In 1997, the lifestyle maven bought the local summer estate of former automobile industry scion Edsel Ford. She may be known worldwide from her books and television appearances, and her mansion in Seal Harbor may have an assessed value of more than $9 million, but Stewart is not and has not been among the 400 richest people in the country, according to Forbes.
The wealthiest seasonal resident of Mount Desert is Edward C. “Ned” Johnson III, head of Fidelity Investments. Johnson, estimated to be worth $8 billion despite the poor economy, is tied with Houston energy magnate Dan Duncan as the 30th wealthiest living American. Johnson, who held the 28th spot in 2008, is the beneficiary of trusts that own several properties near Somesville.
His daughter Abigail Johnson also is a Fidelity executive and is ranked even higher on Forbes list. With an estimated personal fortune of $11.5 billion, Abigail Johnson is tied with Microsoft co-founder Paul Allen as the 17th richest person in the country.
Forbes lists two Texans who summer in Mount Desert among the 12 billionaires tied for 65th.
Charles Butt, a supermarket magnate from San Antonio, and Robert M. Bass, a Fort Worth resident whose family made its fortune in the oil and gas industry, each have a net worth of $4 billion, according to the magazine.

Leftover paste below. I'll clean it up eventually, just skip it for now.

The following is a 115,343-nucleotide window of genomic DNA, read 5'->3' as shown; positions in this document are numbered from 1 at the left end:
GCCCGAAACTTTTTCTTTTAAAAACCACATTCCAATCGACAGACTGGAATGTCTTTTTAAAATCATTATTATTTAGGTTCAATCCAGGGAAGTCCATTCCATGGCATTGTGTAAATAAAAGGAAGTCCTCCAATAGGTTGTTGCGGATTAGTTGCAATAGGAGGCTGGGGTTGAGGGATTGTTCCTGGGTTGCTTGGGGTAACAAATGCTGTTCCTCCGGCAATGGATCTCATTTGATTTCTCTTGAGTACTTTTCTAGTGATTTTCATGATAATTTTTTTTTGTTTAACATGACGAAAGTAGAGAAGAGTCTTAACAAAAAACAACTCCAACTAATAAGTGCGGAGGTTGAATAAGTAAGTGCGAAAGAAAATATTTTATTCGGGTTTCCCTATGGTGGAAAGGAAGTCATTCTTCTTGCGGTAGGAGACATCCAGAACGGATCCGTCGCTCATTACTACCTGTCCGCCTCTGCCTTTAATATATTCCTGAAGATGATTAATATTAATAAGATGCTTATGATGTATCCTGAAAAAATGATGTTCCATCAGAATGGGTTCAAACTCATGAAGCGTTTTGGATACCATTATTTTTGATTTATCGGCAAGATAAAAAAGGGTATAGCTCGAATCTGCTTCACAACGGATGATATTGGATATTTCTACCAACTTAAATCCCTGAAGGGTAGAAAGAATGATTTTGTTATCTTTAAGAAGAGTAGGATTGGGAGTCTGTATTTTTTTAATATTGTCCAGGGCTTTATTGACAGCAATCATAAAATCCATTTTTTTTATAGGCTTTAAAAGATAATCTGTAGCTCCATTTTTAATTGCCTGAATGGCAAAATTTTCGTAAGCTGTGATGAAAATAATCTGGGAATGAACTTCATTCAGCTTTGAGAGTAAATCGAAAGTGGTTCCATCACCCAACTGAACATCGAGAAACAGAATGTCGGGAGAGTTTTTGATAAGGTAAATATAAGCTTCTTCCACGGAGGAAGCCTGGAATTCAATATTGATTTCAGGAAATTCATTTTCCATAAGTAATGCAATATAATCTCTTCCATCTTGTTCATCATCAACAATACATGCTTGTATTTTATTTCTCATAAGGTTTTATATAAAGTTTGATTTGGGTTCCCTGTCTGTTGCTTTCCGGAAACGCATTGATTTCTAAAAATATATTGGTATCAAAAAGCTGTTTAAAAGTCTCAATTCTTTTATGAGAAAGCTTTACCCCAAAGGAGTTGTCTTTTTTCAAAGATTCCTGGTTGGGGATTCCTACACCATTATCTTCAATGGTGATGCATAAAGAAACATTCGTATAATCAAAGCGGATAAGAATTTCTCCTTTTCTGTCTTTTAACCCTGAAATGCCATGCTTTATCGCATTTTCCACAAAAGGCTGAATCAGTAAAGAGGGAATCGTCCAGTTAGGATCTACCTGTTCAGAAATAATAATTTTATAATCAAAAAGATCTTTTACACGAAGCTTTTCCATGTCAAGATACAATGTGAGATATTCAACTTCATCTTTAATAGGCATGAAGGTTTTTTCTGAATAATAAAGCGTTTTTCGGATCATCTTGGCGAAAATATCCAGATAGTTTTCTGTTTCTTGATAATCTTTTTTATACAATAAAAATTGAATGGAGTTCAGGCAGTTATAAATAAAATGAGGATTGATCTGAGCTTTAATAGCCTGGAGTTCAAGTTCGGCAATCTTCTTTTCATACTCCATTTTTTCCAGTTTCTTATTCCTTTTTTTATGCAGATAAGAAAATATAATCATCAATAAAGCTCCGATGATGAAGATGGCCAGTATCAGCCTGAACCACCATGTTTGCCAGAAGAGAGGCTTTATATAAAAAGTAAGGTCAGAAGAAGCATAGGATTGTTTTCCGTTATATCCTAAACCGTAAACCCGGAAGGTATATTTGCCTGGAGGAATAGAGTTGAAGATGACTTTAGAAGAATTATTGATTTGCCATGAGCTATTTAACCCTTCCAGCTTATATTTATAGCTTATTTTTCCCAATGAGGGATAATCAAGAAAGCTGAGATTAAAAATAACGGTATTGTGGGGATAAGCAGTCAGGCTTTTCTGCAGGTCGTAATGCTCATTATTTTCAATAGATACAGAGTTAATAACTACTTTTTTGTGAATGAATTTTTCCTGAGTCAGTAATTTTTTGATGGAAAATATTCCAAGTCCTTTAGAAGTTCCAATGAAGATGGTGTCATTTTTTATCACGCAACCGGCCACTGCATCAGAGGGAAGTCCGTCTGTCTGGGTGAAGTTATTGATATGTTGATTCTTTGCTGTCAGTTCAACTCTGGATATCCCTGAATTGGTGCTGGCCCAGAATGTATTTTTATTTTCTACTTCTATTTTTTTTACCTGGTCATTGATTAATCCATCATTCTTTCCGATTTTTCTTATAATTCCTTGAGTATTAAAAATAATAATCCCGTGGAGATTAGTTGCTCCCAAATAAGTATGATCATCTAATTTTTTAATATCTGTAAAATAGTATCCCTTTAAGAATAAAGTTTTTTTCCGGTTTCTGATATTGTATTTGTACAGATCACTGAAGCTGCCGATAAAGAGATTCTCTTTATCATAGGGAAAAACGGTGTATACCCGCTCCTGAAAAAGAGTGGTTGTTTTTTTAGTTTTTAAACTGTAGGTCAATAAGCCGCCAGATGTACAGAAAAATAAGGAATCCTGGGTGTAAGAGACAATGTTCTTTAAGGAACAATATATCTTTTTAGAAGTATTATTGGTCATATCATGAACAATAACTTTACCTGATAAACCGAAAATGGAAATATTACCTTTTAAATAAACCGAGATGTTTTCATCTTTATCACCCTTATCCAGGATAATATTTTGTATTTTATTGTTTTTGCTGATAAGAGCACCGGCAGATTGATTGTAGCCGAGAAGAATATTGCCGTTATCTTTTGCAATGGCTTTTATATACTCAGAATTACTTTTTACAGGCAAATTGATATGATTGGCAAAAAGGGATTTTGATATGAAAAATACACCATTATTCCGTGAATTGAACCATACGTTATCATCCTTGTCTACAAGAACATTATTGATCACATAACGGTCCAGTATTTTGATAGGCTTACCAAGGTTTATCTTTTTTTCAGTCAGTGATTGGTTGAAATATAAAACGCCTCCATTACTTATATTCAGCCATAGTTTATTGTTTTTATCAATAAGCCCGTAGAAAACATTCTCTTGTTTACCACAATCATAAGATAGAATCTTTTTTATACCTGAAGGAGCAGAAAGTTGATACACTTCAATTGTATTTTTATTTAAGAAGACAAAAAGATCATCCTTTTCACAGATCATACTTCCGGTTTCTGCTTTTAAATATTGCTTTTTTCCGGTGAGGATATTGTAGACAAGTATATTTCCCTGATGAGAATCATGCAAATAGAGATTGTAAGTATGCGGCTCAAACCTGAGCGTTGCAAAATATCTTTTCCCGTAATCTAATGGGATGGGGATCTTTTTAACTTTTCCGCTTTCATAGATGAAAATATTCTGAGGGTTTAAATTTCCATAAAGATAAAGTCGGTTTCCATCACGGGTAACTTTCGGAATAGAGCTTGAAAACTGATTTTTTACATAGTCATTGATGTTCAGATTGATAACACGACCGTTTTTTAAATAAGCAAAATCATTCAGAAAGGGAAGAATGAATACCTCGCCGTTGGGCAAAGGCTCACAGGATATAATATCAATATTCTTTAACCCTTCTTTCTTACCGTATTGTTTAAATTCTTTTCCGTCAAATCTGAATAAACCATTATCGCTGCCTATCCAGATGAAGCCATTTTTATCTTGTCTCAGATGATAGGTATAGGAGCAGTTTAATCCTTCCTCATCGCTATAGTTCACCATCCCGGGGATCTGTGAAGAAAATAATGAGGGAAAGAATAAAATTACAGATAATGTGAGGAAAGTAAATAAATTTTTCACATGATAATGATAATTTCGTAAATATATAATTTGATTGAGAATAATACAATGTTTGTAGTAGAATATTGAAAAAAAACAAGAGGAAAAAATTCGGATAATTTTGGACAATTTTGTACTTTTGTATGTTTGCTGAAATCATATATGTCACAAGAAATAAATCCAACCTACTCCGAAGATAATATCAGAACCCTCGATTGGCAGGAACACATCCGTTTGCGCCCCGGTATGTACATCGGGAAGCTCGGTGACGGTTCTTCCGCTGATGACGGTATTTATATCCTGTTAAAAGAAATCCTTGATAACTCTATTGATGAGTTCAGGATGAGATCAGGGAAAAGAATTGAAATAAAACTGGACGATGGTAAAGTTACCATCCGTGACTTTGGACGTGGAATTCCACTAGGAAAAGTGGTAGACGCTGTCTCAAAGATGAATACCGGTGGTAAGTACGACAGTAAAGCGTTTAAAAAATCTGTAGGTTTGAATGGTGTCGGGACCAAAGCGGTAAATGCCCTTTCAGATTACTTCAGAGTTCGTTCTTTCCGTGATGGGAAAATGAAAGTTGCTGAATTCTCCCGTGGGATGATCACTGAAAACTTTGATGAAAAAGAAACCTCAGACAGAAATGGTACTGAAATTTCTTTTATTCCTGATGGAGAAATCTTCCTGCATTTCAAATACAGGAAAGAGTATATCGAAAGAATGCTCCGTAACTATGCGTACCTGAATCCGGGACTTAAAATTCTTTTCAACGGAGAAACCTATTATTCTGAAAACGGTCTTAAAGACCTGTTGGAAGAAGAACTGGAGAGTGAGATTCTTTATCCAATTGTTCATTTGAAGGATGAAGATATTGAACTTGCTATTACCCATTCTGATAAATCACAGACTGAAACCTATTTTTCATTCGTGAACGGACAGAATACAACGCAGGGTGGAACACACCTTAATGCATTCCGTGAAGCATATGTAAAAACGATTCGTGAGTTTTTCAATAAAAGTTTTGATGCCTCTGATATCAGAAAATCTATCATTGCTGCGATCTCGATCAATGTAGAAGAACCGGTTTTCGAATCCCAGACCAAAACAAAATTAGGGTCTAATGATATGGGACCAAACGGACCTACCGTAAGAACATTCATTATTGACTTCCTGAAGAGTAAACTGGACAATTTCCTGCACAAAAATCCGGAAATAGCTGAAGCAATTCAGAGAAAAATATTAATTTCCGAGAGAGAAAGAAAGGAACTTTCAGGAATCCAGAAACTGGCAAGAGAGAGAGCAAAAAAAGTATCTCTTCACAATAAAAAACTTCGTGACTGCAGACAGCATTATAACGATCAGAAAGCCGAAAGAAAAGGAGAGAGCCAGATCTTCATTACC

In 1905, Butt’s grandmother started a company that had one grocery store in Kerrville, Texas, but now has more than 300 supermarkets that employ 70,000 people. He was ranked as the 205th richest American last year, but saw his ranking climb because Forbes overcompensated for his company’s debt in 2008, the magazine claims.
Butt is known locally for being the root cause of a monstrous traffic jam between Ellsworth and MDI in June 2003, when crews he hired took nearly 12 hours to transport a large apple tree by truck from northern Ellsworth to his waterfront estate in Northeast Harbor.
Bass, who was ranked 62nd on the Forbes list last year, owns three properties in Seal Harbor, including a $4.5 million oceanfront estate that overlooks the Cranberry Isles.
Mitchell P. Rales is tied for 123rd on the list with 15 other billionaires, including his older brother Steven Rales. The Raleses, each worth $2.5 billion, made their fortunes investing in and acquiring industrial manufacturing companies. Residents of Washington, D.C., they founded and still control Danaher Corp.
In 2005, Mitchell Rales bought the former Northeast Harbor home of Washington socialite Susan Mary Alsop for $5.5 million and then tore it down. According to a building permit at the town office, he is replacing Alsop’s former oceanfront home with a $12.5 million mansion.